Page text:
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U.S. campaign financing goes awry

Ah, how money talks. This is especially the case when it comes to the power of money in U.S. elections.

For those of you who haven’t heard the news yet, the U.S. Supreme Court has lifted limitations on corporate donations for political campaigns. The extra dollars would go toward political advertising in support of or against a politician looking to get elected for public office.

The news came as a lobbyists’ wet dream. While Conservatives welcomed the changes, Liberals condemned the decision saying, it was a major victory for banks and health insurance companies.

The ruling has been considered by many observers to be a potent weapon for corporations, labor union or interest group who can spend unlimited sums explicitly advertising against politicians’ re-election if they vote the wrong way for piece of legislation. In the case of the healthcare bill and new regulations on banks’ spending on executive bonuses poses as a lethal weapon to the Democrats. “With its ruling, the Supreme Court has given a green light to a new stampede of special interest money in our politics,” President Barack Obama said.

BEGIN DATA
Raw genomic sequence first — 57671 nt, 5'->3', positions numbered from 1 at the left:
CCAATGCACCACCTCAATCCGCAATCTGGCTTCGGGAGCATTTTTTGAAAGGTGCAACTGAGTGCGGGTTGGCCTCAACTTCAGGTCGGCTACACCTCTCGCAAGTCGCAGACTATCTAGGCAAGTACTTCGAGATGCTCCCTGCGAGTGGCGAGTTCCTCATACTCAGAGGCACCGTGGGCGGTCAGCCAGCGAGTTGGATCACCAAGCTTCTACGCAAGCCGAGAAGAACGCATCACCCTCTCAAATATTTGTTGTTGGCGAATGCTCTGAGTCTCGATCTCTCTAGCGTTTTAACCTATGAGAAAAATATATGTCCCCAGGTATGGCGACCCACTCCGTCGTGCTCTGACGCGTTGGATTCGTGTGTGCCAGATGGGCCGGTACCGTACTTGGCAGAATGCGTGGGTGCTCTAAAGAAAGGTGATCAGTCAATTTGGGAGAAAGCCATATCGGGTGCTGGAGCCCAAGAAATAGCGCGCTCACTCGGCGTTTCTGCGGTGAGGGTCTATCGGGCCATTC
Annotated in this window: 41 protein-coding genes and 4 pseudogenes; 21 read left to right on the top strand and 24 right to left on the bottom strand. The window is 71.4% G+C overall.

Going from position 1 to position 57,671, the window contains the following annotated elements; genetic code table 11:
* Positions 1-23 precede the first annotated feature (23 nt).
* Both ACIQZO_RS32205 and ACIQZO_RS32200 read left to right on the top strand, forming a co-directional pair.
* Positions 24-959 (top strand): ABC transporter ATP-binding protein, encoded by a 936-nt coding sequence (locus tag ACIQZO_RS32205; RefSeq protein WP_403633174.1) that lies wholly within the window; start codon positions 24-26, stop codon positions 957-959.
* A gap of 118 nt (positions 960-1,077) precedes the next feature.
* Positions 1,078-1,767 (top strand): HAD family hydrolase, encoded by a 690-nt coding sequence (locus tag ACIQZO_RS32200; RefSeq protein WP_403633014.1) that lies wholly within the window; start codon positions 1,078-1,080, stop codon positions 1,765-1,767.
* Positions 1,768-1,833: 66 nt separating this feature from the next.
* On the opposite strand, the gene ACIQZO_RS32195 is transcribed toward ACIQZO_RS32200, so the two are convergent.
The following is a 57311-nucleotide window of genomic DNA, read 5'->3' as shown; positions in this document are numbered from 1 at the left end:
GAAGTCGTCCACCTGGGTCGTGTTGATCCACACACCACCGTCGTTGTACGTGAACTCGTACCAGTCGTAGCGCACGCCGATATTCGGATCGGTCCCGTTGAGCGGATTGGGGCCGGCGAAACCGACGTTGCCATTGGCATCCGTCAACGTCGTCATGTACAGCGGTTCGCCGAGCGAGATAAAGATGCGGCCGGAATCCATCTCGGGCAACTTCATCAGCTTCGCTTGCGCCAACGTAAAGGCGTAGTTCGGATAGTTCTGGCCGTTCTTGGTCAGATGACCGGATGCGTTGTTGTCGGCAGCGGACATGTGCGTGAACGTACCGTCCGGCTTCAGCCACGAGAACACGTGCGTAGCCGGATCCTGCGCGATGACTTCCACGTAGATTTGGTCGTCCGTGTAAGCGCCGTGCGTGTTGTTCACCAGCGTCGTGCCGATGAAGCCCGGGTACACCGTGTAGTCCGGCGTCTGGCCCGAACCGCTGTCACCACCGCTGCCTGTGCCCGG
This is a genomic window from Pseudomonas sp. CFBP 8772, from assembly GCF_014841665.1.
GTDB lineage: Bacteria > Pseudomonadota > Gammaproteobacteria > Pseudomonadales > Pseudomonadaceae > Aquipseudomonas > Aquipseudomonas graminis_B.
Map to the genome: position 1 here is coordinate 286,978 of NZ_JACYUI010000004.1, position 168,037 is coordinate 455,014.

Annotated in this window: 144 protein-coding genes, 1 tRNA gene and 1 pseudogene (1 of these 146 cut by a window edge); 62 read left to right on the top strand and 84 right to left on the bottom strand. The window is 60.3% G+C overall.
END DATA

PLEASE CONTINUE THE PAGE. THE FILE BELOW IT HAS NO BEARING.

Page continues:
In a recent op-ed article entitled “Stampede Toward Democracy” in the New York Times, contributor Jan Witold Baran comments on precedent ruling by arguing that the ruling supports political participation.

And yet, one cannot help but wonder if there are enough checks and balances set in place.

Who will be responsible for making sure there is no influence on lawmakers’ votes? Will a politician be publicly disgraced by negative TV ads during the next election, if he or she doesn’t vote the “right way?” That, I believe, is a far cry from what is a democratic process—it’s political interference.


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